One of many reasons might be that they were describing things I’ve had to figure out on my own in the midst of both medical misunderstanding and social isolation. So I began to wonder, how would I have told myself to pursue recovery given what I know today? Since my case has been unusually severe, I suspect that at least some of the advice that I’m about to give to my past self would be useful for many ME/CFS patients today. Continue reading →
I first became a fan of Karen Cripps’ when our respective blogs were listed on Dr. Jacob Teitelbaum’s Helpful Links page. There was a total of three blogs on the page so it was easy to notice my neighbors!
At first I wrote about my health because it was clear I was on some sort of frontier. It had taken more than two years to get diagnosed with Chronic Fatigue Syndrome and even that doctor wasn’t sure how to proceed. “Find an internist who understands Chronic Fatigue,” he’d said.
Researchers still are not sure why people suffer pain, exhaustion, anxiety, insomnia and other symptoms, sometimes for years. They have suspected viruses, but have not proven which one.
Actually, Jacob Teitelbaum, M.D., has shown that a variety of physical and emotional triggers can lead to Chronic Fatigue Syndrome/Fibromyalgia Syndrome (CFS/FMS). I’m using a term he coined, because he has also demonstrated that Chronic Fatigue and Fibromyalgia are in fact the same underlying condition. Continue reading →
There is a pain in my torso as I write this. Last week, one of the liver support supplements I take ran out before I ordered a new jar. “It’ll be fine,” I thought to myself. I was wrong.
As I placed my order online, I realized that this thread of recovery regarding my liver perfectly reflected the overall tapestry of my experience with Chronic Fatigue.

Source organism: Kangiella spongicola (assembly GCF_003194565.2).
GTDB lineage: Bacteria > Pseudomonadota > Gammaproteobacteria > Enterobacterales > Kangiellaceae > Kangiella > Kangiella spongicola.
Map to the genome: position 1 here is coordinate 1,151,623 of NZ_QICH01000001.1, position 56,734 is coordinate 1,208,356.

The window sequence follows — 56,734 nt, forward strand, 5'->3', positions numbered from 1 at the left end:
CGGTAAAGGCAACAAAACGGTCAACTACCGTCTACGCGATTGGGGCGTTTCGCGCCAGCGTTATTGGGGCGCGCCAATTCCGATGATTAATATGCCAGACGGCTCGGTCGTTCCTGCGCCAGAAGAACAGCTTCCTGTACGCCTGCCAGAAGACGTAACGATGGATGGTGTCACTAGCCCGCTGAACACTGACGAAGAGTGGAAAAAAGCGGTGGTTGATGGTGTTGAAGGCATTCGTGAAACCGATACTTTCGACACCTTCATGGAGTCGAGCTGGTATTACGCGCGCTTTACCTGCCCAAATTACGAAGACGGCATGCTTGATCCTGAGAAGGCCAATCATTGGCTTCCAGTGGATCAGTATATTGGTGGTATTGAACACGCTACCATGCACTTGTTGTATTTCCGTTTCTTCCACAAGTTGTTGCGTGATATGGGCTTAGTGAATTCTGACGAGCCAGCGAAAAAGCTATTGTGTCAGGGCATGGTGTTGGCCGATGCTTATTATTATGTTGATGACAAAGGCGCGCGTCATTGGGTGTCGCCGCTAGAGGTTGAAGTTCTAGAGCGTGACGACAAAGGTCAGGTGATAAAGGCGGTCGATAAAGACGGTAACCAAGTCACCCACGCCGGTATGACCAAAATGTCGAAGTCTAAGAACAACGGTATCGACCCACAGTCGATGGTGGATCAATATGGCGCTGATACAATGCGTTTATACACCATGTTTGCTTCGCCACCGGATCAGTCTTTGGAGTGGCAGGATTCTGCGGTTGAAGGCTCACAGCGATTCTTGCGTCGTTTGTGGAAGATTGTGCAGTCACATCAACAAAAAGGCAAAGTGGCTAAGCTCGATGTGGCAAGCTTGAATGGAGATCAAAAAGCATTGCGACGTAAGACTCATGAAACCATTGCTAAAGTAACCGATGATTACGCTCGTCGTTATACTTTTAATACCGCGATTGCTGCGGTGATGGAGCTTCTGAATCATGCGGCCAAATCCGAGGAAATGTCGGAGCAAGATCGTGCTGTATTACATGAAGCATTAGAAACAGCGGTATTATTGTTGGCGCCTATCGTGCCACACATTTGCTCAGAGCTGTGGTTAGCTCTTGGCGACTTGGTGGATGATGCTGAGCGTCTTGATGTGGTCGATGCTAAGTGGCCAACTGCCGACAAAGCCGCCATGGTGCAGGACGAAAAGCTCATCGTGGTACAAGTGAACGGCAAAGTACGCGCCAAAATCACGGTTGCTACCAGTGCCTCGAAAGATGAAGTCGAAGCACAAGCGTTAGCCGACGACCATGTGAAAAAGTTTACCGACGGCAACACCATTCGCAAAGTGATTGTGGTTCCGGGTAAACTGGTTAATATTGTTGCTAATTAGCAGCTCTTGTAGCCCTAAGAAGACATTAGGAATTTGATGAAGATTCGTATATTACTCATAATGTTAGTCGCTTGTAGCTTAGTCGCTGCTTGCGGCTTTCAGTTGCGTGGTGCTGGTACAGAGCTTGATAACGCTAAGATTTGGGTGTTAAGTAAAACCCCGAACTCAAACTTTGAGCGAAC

First nobody knew what was causing the pain in my side. Then a doctor in 2008 figured out that it was my liver. Looking back I realize that when I was on a daily regimen in 2006 which included inhaling glutathione and N-Acetyl-Cysteine as prescribed by Dr. Young, this must have really helped my liver. But after keeping up being on a nebulizer every day for over a year, I couldn’t make myself go back. Continue reading →
In the Fall of 2010, my supply of D-Ribose lapsed for a few days. I’d been taking it every day since July 2008 and was surprised to see how much I deteriorated without it. My mental stamina tanked, I began to feel increasingly disoriented, and my body was hurting and stiffening, more and more. I’d forgotten how bad, bad used to be!
Then I remembered what I had read about D-Ribose and realized I needed to ask for help. A very kind friend drove to Whole Foods and got me an expensive jar of the white powder to tide me over until my online order arrived. Here’s the story, extracted from an article by Dr. Teitelbaum, that led to my trying D-Ribose in the first place. It may seem a little technical at first but it gets really good.
D-Ribose – A Very Powerful and Natural Body Energizer
The secret to a diet that allows me the most energy seems to be eating mostly vegetables, especially the green ones. Add a number of energy supplements, the most important of which is d-ribose, and presto: I am nutritionally supported for CFS/FMS recovery!
It’s such a simple idea but the execution of my diet gets complicated when you consider the fact that I’m talking seventy percent vegetables on my plate. Those are vegetables that need to be bought, washed, stored and prepared. This requires coordinating and surviving MISSION GROCERY STORE; standing long enough in the kitchen to wash, chop, blend, steam or cook them in broth; cleaning up after eating. Continue reading →